At the TrackJC Travel Team Coverage

IFMAR Worlds – Vamanos Vamanos

allison-1“Have a good trip” …. “have fun, wish I was going” that’s what we hear most often when we leave for a race. “Enjoy your vacation” “can’t wait to hear all about it” they say, this comes primarily from office staff, family, friends. Most of you reading this are racers and you know how it really is. A couple hundred dirty, sweaty people, on the verge of dehydration, exhaustion, either hungry or non-stop snacking, caffeine loaded, maybe wearing sunscreen, stress levels through the roof. Super healthy!! Let’s do it again next week too! Oh, right, we will.

Do I have a tan? Sure. Did I go to the beach? Well, for a minute. I’m part Irish, I go from pasty to freckles in 5.2. Even with sunscreen on I’m still nervous to be in the sun; and then there’s the windburn, the toast from the shade, the opposing lack of wind, and the constant bitch-face as you squint in to the sun to see the opposite side of the track, or the monitors that were placed better for tall people. #AttractiveImsure #botoxcomingsoon Oh, don’t forget hat hair, and hot head (literally not figuratively). Hats hold in body heat so I can only use it keep the sun off my forehead for so long. At least I brought a hat, I forgot a hat in Thailand, Finland, Argentina, Chico. In Chico, for the 1/10 races I went to Target and bought a hat, I also used that time as a reprieve from the wind and …dare I say …TMI…? Probably go to the bathroom. (Worlds worst bathrooms on my list, yes, seriously)… And I like to stay hydrated.

10610483_10204821868408011_801726025960249641_n

I know I don’t make the rules, but if I did, a cold, clean, water fountain would probably be a host track requirement. Racers, family, team/staff etc, travel great distances to come to these events. We know its expensive, we know we have to spend money, but it’s HOT! I know the host wants to make money too, and they should, but water is a necessity of life, we spend a ton on water alone traveling to events. No one factors that in. I bought water at the grocery store, (a lot of people have this week) but then that ran out.* In Italy, the stores still take siesta, it opened back up at 4:30pm, and I think they close at 7pm or maybe 7:30pm, approximately, it was closed when we left the track late yesterday. At home, I’ll drink just about a gallon of water per day, not counting water in my coffee or Shakeo, on the go, I have to use bottled water in my shakeo. Just writing this makes me thirsty 🙂

It’s so interesting to be in pit lane for a lot of these races. Me and my water bottle that is 🙂 Especially watching the dads yell at their kids; some are quiet, only yelling for pit stops, some yell up race info “your in third” or “good lap.” But to see them get in to it when there’s traffic or the driver makes a glitch or gets squirrelly, it’s interesting. “What are they doing” is commonly heard. It’s also pretty cool that even with the different languages, no matter where they are from, I can pretty much tell what each team is saying or doing regardless of language. There’s body language, like in baseball, the screw driver twist, the pat the head, slow down, go faster, and thanks to Dora the Explorer, the almost universal “vamanos, vamanos” “Come on vamanos, everybody let’s go”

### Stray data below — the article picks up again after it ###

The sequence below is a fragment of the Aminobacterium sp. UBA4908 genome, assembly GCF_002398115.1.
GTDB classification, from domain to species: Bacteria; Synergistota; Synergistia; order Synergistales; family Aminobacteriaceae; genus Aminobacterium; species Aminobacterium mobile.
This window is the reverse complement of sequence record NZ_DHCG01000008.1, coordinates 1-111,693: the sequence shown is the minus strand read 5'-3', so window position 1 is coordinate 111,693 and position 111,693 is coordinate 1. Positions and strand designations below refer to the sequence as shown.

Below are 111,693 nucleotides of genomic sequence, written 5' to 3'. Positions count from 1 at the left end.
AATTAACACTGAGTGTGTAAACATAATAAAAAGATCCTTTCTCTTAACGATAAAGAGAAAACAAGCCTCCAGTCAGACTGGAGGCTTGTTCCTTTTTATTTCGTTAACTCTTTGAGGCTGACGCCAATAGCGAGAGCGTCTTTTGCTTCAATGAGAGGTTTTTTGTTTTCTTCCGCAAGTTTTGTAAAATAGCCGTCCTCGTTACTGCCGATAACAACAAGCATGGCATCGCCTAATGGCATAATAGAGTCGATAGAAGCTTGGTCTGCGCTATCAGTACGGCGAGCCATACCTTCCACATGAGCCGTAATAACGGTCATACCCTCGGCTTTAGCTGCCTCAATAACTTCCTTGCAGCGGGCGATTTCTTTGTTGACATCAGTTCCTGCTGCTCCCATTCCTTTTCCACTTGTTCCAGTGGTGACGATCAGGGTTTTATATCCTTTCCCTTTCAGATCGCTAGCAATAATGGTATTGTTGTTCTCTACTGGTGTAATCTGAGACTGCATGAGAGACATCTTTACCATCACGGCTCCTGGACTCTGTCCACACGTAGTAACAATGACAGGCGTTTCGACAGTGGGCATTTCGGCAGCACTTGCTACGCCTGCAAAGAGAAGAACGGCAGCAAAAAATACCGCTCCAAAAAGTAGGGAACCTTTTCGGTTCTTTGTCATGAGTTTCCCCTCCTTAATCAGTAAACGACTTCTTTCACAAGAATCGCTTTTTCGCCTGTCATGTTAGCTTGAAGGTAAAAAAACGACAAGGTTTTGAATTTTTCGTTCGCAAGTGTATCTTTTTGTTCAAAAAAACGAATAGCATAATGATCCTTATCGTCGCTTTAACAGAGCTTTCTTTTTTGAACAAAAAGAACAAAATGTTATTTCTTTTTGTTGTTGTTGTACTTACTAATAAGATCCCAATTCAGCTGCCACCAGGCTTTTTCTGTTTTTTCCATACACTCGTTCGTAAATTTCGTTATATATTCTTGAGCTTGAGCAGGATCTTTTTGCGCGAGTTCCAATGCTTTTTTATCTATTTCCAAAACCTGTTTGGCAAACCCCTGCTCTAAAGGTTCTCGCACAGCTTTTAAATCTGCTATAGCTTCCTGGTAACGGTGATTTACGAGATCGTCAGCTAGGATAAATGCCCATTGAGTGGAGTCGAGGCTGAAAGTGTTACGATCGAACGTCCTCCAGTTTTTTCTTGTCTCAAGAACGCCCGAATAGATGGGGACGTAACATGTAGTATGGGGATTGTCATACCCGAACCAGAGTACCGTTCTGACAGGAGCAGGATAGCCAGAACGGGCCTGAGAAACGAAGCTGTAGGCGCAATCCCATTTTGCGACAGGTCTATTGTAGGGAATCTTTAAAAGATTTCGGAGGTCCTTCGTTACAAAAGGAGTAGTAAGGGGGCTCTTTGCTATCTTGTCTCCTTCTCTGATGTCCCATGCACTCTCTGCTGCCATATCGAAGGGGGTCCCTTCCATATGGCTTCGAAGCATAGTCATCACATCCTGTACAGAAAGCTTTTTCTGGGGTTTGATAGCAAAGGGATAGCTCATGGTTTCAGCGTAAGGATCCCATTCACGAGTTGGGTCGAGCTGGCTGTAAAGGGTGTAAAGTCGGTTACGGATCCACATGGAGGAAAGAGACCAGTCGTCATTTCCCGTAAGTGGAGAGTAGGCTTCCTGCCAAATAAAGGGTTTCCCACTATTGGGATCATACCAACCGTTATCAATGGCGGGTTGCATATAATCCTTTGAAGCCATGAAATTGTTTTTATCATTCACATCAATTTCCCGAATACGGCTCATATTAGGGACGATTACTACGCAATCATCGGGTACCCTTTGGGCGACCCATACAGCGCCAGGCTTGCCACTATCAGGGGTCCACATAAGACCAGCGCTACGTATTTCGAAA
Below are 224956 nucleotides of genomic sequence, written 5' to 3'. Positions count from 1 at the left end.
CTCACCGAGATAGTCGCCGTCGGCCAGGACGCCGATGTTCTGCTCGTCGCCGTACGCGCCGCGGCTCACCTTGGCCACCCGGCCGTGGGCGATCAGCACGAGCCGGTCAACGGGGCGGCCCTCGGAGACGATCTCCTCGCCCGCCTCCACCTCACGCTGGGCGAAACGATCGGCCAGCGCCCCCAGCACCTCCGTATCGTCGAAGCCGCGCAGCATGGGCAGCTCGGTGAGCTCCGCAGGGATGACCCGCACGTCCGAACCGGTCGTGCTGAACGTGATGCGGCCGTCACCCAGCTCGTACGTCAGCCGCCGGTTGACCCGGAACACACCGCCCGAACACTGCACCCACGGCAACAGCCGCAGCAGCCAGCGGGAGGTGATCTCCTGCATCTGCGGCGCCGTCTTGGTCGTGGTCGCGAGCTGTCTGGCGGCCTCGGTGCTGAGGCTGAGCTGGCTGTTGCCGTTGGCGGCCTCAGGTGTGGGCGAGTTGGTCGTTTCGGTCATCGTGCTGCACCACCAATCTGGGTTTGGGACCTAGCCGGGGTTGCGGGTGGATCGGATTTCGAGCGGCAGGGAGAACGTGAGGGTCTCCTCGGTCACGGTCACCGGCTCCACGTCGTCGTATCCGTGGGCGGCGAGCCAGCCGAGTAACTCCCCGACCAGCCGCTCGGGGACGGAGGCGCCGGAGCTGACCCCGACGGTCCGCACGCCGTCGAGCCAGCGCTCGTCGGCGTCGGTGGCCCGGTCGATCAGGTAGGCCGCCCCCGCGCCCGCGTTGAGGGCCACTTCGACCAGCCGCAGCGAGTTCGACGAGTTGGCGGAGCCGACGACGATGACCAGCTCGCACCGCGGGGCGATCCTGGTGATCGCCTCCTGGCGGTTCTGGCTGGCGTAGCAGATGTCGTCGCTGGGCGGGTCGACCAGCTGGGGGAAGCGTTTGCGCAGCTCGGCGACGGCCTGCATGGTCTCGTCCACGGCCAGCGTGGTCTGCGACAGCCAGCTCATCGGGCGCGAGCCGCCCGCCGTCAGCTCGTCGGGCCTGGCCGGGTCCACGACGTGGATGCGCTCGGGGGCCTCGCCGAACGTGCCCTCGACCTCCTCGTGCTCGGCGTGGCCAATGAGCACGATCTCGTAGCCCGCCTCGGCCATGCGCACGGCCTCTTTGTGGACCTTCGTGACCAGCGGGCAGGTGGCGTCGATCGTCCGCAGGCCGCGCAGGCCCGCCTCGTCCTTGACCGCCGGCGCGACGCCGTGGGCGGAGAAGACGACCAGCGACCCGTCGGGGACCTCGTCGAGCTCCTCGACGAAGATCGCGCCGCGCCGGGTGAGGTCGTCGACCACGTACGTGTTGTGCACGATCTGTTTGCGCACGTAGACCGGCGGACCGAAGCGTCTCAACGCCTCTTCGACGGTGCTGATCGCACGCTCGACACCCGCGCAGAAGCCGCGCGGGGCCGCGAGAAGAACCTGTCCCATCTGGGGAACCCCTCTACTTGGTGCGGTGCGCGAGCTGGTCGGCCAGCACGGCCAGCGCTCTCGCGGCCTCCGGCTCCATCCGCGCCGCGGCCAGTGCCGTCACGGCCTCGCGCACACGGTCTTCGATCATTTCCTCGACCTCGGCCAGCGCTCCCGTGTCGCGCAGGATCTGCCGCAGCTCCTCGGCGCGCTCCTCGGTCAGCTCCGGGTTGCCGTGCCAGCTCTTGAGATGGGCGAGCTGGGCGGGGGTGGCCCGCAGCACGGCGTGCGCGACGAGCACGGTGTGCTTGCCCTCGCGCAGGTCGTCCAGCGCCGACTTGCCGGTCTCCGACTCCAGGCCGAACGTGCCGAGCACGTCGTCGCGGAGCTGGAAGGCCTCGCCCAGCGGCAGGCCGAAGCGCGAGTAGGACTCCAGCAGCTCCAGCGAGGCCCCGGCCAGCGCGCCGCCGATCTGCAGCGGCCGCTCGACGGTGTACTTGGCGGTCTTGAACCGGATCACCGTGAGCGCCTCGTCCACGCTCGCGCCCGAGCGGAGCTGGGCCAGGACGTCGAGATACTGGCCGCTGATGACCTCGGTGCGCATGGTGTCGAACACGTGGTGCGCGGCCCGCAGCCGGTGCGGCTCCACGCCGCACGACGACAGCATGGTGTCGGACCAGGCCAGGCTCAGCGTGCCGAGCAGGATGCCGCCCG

My View

I guess that’s better than “Beat it” which is what I tell the lappers (in a low voice, not to their face), but I’ve been tempted. Heck, it’s nitro they can’t hear me anyways.
I did actually hear a pit guy say to his driver today, “good job there keeping xxx driver behind you” however xxx driver was IN THE LEAD.** Move it. Beat it. You’re on you’re OWN clock. You can’t beat someone who is already ahead of you. You can’t race someone who already beat you. Just because they are behind you, does not put you in front of them 🙂 Double entendre, probably goes for a lot of things in life. I don’t race and I know this stuff. Seriously people. Know your place. Know your surroundings. Recognize the speed. If your driving your 1:1 car and a fast car comes behind you, do you stay and let it ride your tail? Yes, some do, the @$$holes. Same thing.

Perhaps drivers can blame this driving “style” on IFMAR, saying they didn’t know it was the lead car? IFMAR rules state the announcer can’t call traffic, can’t call the race as we are accustomed to in the states. We’re used to color commentary as well as the race announcer may say, Driver, that’s the leader coming up on you. It’s quite plain and boring for an IFMAR race actually, but it’s the rules, no assistance given to drivers for fear of specialty treatment, which makes sense, but the leader is the leader and lappers are lappers. There can only be one leader and usually very few are that close in the hunt. Now, should every driver have gone and read the IFMAR rules before making the trek over here, well, I probably would have at least skimmed it. (Refer back to Jason’s article about Jared’s body). Now these things happen, Jared may have been cutting his bodies like this all year with no issues at home and forgot that IFMAR races are different, I can see how that could be, but if this were my first Worlds***, I think I would have studied up a little. At least watched a few videos, talked to a few people. Does anyone go anywhere anymore without first googling it? Really? You don’t? I’m always googling restaurant menus, hours of operations, fastest road to get there, parking info, are dogs allowed? Cost? Reviews? Can I bring my own water or snacks? I don’t leave the house to go ANYWHERE without a bottle of water and a protein bar, why would I go halfway around the world and not read more of the rules and expectations?

10625122_10204836693818637_1916533181858040040_n

*yes, the track sells water and we’ve bought quite a bit
**No, I don’t even refer to my team driver in this story
***sorry, of course, no, I’m not saying its Jared’s first Worlds